Oh, if you didn't see Bill Moyers' Journal last night, it's a must see!
And after you've watched it, don't miss reading some of the comments about last night's show on the blog. There are 'pats and pans' - something for everyone! I'd love to know what you think.
The Black interview's veracity may be debatable, given the confusion over the law related to "taking over the banks" vs. bankruptcy, etc., but the discussion about the state of journalism in this country is, in my opinion, right on target. It is difficult to find a newscast or interviews, such as Meet the Press, etc. that doesn't contribute in the dissemination of the current propaganda with very little true journalism. Bill Moyers Journal and Fareed Zakaria being two exceptions, I think...and maybe Jim Lehrer's and Charlie Rose, although they don't seem to be willing to be too confrontational either. As these two guests mentioned, it is ironic that Jon Stewart, viewed as a comedian, is our main source showing the hypocrisy and, indeed, malfeasance of the media...particularly cable news.
I loved Tim Russert for his willingness to confront his guests and show their inconsistencies, etc., but remember being horrified when he said that he only relayed to his listeners things he gleaned from the administration only if they released it - this during the Scooter Libby/Valerie Plame debacle. Where are the muckrakers when we need them? I care little about what the First Lady is wearing to meet the Queen, but I certainly care that Larry Summers, our President's senior economic advisor, received millions in fees from the very financial firms being bailed out, on his advice, by our government. A definite conflict of interest! The foxes appear to be guarding the hen house!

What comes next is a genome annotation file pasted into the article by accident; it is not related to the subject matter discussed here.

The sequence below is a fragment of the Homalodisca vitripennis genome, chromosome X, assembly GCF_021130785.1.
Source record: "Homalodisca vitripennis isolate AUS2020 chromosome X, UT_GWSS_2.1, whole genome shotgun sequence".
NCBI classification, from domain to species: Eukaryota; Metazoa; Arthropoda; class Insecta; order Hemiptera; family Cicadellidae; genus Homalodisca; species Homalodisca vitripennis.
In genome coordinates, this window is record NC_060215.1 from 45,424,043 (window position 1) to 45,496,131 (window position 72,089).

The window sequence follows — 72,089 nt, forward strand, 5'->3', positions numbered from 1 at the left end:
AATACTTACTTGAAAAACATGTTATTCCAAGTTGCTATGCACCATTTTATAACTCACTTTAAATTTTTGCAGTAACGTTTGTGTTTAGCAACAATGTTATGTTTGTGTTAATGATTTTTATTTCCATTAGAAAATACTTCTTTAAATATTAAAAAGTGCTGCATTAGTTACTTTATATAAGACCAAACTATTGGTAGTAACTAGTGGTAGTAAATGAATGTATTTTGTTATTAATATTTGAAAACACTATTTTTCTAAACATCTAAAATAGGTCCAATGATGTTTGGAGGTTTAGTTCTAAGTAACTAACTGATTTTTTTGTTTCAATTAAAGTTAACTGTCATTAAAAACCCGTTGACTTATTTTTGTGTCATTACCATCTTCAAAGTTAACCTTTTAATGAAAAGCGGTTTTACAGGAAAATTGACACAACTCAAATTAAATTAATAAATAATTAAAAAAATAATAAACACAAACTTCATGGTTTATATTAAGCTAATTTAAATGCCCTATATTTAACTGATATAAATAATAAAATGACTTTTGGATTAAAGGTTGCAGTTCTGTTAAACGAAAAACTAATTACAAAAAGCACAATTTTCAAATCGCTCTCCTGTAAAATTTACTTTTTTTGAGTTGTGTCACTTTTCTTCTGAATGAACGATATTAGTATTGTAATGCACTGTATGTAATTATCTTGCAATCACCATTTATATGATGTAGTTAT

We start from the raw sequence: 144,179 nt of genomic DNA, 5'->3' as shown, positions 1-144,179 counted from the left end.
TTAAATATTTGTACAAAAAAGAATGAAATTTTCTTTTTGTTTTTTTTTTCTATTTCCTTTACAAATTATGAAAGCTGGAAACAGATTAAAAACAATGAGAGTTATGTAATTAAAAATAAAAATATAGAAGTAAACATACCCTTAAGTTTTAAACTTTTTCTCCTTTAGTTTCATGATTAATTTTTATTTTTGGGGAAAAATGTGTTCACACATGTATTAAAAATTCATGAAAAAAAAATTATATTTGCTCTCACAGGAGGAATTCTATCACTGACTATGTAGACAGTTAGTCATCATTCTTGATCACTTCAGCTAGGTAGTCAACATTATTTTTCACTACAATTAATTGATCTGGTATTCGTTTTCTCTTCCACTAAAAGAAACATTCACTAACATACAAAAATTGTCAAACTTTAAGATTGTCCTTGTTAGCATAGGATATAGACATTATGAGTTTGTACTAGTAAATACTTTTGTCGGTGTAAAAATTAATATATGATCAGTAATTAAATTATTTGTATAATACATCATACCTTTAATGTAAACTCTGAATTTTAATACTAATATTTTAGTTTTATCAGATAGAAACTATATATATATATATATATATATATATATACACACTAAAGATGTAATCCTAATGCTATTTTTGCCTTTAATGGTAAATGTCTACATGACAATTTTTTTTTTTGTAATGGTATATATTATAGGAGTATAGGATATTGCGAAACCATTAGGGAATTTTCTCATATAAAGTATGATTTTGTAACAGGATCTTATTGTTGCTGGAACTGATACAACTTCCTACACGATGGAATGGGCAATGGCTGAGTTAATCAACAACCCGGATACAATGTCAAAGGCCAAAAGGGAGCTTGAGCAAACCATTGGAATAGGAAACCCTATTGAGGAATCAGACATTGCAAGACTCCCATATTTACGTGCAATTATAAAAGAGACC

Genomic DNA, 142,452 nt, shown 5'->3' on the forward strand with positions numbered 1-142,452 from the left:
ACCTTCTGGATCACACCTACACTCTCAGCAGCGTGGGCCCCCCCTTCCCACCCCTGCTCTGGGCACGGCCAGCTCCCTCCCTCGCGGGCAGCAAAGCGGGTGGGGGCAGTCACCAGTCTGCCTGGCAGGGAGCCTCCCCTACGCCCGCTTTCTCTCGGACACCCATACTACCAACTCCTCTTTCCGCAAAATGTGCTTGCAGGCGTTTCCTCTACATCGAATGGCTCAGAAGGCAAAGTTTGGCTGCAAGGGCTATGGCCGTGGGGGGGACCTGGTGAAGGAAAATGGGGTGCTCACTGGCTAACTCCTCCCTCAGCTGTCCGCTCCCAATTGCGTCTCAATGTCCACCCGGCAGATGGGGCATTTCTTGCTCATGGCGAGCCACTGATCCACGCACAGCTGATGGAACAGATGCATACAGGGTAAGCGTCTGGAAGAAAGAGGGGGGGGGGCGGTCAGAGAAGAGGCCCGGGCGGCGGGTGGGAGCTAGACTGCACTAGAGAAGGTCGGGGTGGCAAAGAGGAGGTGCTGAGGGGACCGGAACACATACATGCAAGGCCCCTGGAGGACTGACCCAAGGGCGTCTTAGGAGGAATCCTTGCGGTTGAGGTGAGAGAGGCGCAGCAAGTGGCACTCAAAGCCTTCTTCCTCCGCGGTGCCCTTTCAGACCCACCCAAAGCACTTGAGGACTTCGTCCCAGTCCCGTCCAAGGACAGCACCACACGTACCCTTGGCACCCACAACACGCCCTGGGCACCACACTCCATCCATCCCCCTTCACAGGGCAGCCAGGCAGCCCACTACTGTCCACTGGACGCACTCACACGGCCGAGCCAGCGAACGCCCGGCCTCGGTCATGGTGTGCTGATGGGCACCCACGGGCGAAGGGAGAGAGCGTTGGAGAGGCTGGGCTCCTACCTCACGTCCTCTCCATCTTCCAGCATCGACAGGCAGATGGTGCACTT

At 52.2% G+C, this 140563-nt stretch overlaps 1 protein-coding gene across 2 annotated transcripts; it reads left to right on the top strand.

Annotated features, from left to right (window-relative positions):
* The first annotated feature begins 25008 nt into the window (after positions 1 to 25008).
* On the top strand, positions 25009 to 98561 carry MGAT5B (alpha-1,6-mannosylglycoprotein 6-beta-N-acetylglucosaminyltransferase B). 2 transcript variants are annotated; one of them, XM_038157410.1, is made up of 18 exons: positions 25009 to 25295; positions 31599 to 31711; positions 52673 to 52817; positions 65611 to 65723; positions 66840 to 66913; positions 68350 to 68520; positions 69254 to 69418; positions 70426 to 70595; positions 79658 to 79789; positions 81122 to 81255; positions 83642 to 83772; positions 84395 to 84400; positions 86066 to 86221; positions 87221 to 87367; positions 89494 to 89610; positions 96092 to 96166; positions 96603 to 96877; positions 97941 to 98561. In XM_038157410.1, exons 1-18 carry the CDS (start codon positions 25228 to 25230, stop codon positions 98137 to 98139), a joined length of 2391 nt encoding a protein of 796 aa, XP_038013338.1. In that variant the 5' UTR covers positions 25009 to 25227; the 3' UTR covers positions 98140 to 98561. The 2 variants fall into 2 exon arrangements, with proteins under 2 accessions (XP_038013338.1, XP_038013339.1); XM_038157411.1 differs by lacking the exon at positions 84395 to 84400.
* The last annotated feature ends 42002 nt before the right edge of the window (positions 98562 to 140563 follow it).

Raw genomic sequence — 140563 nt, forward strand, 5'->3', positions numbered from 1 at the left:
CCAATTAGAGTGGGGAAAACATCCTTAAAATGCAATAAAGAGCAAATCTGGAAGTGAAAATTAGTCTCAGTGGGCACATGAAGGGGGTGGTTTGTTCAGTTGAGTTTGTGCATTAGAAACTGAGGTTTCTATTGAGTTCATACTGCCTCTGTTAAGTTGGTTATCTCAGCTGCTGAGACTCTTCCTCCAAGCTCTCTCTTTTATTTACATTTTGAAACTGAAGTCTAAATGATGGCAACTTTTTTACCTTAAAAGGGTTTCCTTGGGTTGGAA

Meet the Press today, instead of calling Larry Summers to task today, interviewed the new CEO of General Motors, asking him time after time how he planned to get the company back on track and whether he is preparing the company for bankruptcy. Give the man time to get the work done...he's only five days into his 60 day deadline. Larry Summers and Tim Geithner, however, have some answering to do, it seems to me, and not just about the TARP program, but about their relationships to the recipients.